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In this paper we establish an equivalence between an outer billiards system based on a convex polygon $P$ and an auxiliary system, which we call the pinwheel map, that is based on $P$ in a different way. The pinwheel map is akin to a first-return map of the outer billiards map. The virtue of our result is that most of the main questions about outer billiards can be formulated in terms of the pinwheel map, and the pinwheel map is simpler and seems more amenable to fruitful analysis.
We give a fairly complete analysis of outer billiards on the Penrose kite. Our analysis reveals that this $2$-dimensional dynamical system has a $3$-dimensional compactification, a certain polyhedron exchange map defined on the $3$-torus, and that this $3$-dimensional system admits a renormalization scheme. The two features allow us to make sharp statements concerning the distribution, large- and fine-scale geometry, and hidden algebraic symmetry, of the orbits. One concrete result is that the union of the unbounded orbits has Hausdorff dimension $1$. We establish many of the results with computer-aided proofs that involve only integer arithmetic.
The question of B.H. Neumann, which dates back to the 1950s, asks if there exists an outer billiards system with an unbounded orbit. We prove that outer billiards for the Penrose kite, the convex quadrilateral from the Penrose tiling, has an unbounded orbit. We also analyze some finer properties of the orbit structure, and in particular produce an uncountable family of unbounded orbits. Our methods relate outer billiards on the Penrose kite to polygon exchange maps, arithmetic dynamics, and self-similar tilings.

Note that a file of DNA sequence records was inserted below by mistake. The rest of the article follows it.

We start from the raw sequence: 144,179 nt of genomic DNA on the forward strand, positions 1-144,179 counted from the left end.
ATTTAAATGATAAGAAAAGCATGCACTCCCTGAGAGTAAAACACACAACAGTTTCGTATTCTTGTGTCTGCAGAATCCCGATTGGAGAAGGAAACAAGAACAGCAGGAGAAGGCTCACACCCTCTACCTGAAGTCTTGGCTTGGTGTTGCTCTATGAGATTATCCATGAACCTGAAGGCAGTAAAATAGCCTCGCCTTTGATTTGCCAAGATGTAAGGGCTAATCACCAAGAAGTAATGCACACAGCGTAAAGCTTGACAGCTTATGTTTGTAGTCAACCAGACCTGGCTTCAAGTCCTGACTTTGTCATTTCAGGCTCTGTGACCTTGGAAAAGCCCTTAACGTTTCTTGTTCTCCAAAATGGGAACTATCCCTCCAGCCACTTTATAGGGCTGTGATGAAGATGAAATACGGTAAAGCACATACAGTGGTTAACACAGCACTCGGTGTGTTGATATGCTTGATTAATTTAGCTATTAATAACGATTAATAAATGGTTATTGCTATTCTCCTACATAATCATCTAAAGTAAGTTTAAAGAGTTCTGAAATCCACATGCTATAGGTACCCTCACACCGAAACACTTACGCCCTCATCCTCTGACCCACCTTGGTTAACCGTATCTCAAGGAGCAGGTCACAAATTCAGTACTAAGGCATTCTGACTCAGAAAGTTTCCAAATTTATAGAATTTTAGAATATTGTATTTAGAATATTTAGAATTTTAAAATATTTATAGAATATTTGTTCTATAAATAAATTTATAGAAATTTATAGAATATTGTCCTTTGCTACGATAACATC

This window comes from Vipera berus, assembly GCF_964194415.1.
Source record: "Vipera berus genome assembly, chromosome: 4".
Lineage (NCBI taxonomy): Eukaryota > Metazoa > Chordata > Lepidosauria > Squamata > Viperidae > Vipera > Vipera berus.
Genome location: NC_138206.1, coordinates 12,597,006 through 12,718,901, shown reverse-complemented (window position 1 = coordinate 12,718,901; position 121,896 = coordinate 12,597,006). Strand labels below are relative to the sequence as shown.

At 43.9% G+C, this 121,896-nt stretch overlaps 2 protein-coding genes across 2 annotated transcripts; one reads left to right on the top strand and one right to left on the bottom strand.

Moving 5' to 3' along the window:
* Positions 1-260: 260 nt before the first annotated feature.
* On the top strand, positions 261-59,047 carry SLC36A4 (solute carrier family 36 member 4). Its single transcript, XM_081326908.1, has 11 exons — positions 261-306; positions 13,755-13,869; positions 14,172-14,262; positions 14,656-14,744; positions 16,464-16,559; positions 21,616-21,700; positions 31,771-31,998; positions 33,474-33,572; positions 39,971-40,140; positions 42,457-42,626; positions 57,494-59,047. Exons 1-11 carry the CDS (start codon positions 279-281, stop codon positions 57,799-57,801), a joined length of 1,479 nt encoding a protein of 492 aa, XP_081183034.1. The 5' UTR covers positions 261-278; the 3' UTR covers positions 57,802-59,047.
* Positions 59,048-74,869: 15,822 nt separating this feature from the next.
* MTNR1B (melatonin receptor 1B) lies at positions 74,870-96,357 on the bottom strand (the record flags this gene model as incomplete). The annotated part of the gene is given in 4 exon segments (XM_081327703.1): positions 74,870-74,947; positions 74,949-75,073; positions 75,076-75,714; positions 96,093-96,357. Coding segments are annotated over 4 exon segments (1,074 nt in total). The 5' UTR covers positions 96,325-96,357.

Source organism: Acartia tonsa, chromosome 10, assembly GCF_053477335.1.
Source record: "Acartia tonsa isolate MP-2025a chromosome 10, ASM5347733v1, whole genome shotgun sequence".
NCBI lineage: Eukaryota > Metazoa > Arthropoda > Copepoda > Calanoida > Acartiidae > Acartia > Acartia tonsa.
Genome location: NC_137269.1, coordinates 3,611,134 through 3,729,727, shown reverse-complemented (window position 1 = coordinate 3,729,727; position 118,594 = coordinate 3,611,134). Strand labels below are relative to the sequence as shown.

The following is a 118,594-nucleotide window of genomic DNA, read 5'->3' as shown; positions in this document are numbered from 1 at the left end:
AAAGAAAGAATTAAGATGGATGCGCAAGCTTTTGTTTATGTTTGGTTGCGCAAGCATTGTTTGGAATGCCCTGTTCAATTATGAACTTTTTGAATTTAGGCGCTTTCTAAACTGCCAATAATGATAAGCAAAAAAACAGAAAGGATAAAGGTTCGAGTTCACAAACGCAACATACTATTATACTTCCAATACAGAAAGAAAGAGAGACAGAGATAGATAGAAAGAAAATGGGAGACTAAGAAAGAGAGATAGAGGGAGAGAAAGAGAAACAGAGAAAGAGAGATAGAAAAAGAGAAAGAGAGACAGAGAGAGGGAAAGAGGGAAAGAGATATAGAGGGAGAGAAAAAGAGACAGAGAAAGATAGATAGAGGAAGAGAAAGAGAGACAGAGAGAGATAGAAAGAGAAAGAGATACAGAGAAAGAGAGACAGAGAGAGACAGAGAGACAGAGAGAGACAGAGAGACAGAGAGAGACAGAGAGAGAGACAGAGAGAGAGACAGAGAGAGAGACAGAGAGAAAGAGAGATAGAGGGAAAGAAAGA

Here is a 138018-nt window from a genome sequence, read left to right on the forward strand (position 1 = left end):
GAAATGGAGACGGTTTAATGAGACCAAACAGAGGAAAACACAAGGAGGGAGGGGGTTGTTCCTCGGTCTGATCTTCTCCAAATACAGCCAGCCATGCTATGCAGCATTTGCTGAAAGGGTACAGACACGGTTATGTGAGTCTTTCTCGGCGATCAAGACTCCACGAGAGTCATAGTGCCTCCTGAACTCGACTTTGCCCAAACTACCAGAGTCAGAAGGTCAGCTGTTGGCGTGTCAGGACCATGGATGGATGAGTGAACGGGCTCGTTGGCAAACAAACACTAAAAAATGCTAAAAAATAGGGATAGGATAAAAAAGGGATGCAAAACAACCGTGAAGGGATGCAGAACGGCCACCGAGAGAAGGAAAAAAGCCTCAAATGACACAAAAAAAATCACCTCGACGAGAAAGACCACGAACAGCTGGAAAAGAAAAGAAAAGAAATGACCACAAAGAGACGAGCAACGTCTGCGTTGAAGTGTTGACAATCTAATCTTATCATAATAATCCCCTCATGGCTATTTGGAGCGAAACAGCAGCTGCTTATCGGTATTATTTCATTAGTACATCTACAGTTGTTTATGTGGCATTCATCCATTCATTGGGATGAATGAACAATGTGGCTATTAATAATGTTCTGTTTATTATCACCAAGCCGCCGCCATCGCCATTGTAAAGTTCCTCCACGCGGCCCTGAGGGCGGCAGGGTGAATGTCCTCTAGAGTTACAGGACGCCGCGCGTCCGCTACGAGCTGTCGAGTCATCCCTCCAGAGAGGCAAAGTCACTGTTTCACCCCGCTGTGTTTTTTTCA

We prove that any sufficiently small perturbation of an isosceles triangle has a periodic billiard path. Our proof involves the analysis of certain infinite families of Fourier series that arise in connection with triangular billiards, and reveals some self-similarity phenomena in irrational triangular billiards. Our analysis illustrates the surprising fact that billiards on a triangle near a Veech triangle is extremely complicated even though billiards on a Veech triangle is well understood.
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